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Appellant Alberto Montelongo was charged with one count of attempted capital murder of Jesus Rodriguez and Angelica Parra, five counts of aggravated assault with a deadly weapon, and one count of continuous family violence against Parra. Appellant was tried on the attempted capital murder count and the continuous family violence count, and the jury found him guilty of both charges. The jury assessed punishment at 99 years on the attempted capital murder charge and 10 years on the continuous family violence charge. The trial court entered the judgment of conviction and imposed the sentence in open court on September 30, 2015. Appellant timely filed and presented a motion for new trial in which he requested a hearing. The trial court initially scheduled a hearing, but it later sua sponte cancelled the hearing without rescheduling. No hearing was held, the trial court made no rulings on the motion, and the motion was overruled by operation of law. The Texas Court of Criminal Appeals held that timely filing and presenting a motion for new trial that requests a hearing preserves, for appellate review, the issue of whether the trial court abuses its discretion in failing to hold such a hearing. The judgment of the court of appeals was reversed, and the case was remanded to the court of appeals to consider Appellant’s first issue. View "Montelongo v. Texas" on Justia Law

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Appellant Us Carnell Petetan, Jr. was convicted of the capital murder of his wife, Kimberly Petetan. The jury rejected, in a special issue, Appellant's claim that he was intellectually disabled and therefore categorically ineligible for the death penalty. And the jury answered the statutory special issues in such a manner that Appellant was sentenced to death. Appeal to the Texas Court of Criminal Appeals was automatic, and the Court affirmed. Among the points of error the Court rejected were three relating to Appellant’s claim that he was intellectually disabled: that the jury’s answer to the intellectual disability special issue was against the great weight and preponderance of the evidence (claim 10); that he was ineligible for the death penalty due to intellectual disability (claim 11); and that he was entitled to a pre-trial determination of his intellectual disability (claim 27). At that time, Texas’s standard for evaluating claims of intellectual disability was being reviewed by the United States Supreme Court; the question before the Supreme Court was whether Texas’s legal standard for determining intellectual disability violated the Eighth Amendment’s prohibition against the execution of intellectually disabled people. Before the Court of Criminal Appeals issued its mandate in Appellant Petetan’s case, the Supreme Court decided that it did. The Texas Court thereafter granted rehearing on its own motion to consider Appellant’s tenth, eleventh, and twenty-seventh claims in light of Moore. The Court substituted this opinion on rehearing for resolution of those three issues, but left the resolution of the other issues in the original opinion intact. Here, the Court again rejected the claim that Appellant was entitled to a pre-trial determination of his intellectual disability. Concerning the sufficiency of the evidence regarding the jury’s rejection of his intellectual disability claims, the Court held that, although legally sufficient, the evidence was factually insufficient to support the jury’s rejection of the intellectual disability special issue. Appellant was therefore entitled to a new punishment hearing. Accordingly, Appellant’s death sentence was vacated, and this case remanded for a new punishment hearing. View "Petetan v. Texas" on Justia Law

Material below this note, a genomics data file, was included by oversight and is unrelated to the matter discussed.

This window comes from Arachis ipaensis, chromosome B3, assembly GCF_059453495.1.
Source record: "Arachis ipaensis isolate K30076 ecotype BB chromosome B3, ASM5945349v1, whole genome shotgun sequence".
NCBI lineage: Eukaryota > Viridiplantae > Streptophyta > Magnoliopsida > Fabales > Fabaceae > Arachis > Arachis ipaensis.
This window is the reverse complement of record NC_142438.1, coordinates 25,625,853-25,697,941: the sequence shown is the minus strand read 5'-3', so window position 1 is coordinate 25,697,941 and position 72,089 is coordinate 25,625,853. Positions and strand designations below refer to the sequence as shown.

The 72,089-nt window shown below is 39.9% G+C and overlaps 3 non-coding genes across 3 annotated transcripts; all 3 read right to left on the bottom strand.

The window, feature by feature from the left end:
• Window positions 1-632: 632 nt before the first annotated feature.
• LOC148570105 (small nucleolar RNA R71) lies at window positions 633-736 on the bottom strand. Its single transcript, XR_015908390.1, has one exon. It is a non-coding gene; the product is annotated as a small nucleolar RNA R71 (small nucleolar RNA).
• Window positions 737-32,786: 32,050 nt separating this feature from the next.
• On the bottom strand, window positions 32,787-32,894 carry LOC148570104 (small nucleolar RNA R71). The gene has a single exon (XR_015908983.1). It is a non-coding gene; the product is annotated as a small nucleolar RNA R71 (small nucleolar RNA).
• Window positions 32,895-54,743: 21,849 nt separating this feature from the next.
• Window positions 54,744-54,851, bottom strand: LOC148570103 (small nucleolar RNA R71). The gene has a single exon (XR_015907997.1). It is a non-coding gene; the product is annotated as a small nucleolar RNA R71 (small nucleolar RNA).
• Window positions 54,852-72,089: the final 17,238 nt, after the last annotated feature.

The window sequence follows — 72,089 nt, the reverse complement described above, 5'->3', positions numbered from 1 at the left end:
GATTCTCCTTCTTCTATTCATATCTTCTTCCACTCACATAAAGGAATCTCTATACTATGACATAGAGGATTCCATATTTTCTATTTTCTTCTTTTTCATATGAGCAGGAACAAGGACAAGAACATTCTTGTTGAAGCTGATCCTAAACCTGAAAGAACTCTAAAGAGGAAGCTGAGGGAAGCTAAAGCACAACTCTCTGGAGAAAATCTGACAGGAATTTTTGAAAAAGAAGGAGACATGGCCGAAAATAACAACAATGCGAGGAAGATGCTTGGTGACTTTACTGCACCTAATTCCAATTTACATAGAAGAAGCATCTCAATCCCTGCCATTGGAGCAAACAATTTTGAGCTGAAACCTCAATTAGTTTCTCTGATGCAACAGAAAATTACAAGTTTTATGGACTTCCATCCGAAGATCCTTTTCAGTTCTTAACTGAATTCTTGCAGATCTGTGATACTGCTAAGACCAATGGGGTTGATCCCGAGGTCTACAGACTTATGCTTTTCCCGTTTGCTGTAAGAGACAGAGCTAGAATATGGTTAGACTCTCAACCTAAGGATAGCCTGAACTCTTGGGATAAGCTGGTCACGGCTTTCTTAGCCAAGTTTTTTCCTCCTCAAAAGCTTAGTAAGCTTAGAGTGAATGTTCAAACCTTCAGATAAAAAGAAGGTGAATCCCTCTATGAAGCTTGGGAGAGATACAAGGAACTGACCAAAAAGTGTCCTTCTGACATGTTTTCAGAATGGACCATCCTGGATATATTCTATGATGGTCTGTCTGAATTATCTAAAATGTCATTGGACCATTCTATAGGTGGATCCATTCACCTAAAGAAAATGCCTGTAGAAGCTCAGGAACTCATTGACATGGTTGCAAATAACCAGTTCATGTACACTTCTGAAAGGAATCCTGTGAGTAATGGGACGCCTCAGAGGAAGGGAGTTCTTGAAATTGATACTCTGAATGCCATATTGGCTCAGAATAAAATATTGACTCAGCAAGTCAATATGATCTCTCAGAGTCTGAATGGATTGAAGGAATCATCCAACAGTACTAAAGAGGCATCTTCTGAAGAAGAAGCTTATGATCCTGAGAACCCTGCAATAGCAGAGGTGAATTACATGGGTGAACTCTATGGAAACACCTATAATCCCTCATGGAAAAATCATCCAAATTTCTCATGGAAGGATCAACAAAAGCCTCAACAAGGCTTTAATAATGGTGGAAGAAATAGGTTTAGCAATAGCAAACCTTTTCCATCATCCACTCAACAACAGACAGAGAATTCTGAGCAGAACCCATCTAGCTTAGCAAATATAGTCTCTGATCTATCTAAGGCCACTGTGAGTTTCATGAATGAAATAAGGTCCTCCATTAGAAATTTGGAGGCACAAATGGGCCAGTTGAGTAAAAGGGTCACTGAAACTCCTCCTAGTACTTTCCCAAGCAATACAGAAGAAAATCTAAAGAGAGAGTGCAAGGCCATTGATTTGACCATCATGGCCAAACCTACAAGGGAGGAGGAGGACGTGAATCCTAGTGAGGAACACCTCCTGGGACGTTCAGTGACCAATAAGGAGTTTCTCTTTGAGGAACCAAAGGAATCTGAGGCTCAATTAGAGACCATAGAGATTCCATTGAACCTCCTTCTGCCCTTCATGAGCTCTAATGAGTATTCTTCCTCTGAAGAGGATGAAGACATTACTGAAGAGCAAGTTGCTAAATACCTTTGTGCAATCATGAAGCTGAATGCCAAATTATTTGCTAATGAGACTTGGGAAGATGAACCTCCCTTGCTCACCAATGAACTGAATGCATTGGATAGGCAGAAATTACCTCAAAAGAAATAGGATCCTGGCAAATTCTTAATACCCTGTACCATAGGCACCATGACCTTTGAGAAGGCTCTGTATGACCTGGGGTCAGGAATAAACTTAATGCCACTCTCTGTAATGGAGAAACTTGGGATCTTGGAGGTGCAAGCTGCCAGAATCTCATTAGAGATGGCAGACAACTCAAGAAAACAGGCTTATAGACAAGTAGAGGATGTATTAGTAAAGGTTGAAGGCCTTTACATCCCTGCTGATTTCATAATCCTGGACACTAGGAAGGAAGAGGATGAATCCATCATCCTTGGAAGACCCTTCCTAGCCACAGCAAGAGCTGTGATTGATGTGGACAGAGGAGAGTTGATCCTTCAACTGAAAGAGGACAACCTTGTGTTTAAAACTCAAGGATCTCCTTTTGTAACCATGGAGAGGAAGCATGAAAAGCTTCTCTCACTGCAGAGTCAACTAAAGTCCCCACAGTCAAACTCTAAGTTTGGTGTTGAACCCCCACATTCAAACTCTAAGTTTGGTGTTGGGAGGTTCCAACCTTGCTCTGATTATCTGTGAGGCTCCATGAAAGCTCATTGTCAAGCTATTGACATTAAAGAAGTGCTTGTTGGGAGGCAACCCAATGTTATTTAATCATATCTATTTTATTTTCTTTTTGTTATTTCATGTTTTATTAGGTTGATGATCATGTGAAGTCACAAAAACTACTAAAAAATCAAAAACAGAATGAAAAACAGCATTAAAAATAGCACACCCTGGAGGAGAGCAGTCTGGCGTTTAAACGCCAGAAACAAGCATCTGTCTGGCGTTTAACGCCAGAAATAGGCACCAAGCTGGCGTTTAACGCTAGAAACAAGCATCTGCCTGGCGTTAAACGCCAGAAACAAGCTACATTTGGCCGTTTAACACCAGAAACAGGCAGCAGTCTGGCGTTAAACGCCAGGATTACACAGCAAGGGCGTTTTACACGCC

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The veniremembers summoned for Appellant Jeffrey Spielbauer’s non-death, capital-murder trial were required to answer a questionnaire that asked, among other things, whether they had heard about Appellant’s case and formed an opinion about his guilt or innocence. Six veniremembers answered these questions yes, and the trial court, over Appellant’s objection, questioned them individually about their answers. Ultimately the trial court denied Appellant’s for-cause challenges to two of these veniremembers, and Appellant complained about those rulings on appeal. The court of appeals reversed, finding that Article 35.16(a)(10) required dismissal of the veniremembers based on their questionnaires. The State petitioned the Texas Court of Criminal Appeal, which reversed, finding the parties here agreed the questionnaires were answered before voir dire began. Thus, they were not part of formal voir dire, and the answers they prompted would not by themselves support a challenge for cause or compel Article 35.16(a)(10)’s injunction against further interrogation. Therefore, the Court found the trial court did not abuse its discretion in personally questioning the veniremembers who answered yes to the two questions at issue here. View "Spielbauer v. Texas" on Justia Law

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Appellant Juan Raul Navarro Ramirez appealed a trial court’s denial of his motion for post-conviction DNA testing. Appellant was convicted and sentenced to death in 2004 for intentionally and knowingly causing the deaths of Jimmy Almendarez, Juan Delgado III, Jerry Hildalgo, Juan Delgado Jr., Ruben Castillo, and Ray Hidalgo by shooting them with a firearm during the same criminal transaction. Appellant argued the trial court erred in denying the motion. After review, the Texas Court of Criminal Appeals concluded Appellant had not establish by a preponderance of the evidence he would not have been convicted in exculpatory results had been obtained through DNA testing. “Given the number of accomplices, murdered victims, party liability, testimony of the Aunt, admitted physical evidence, and Appellant’s confession, the hats could not have produced true exculpatory evidence in this case.” Accordingly, the Court affirmed the trial court’s order denying the motion for forensic DNA testing. View "Ramirez v. Texas" on Justia Law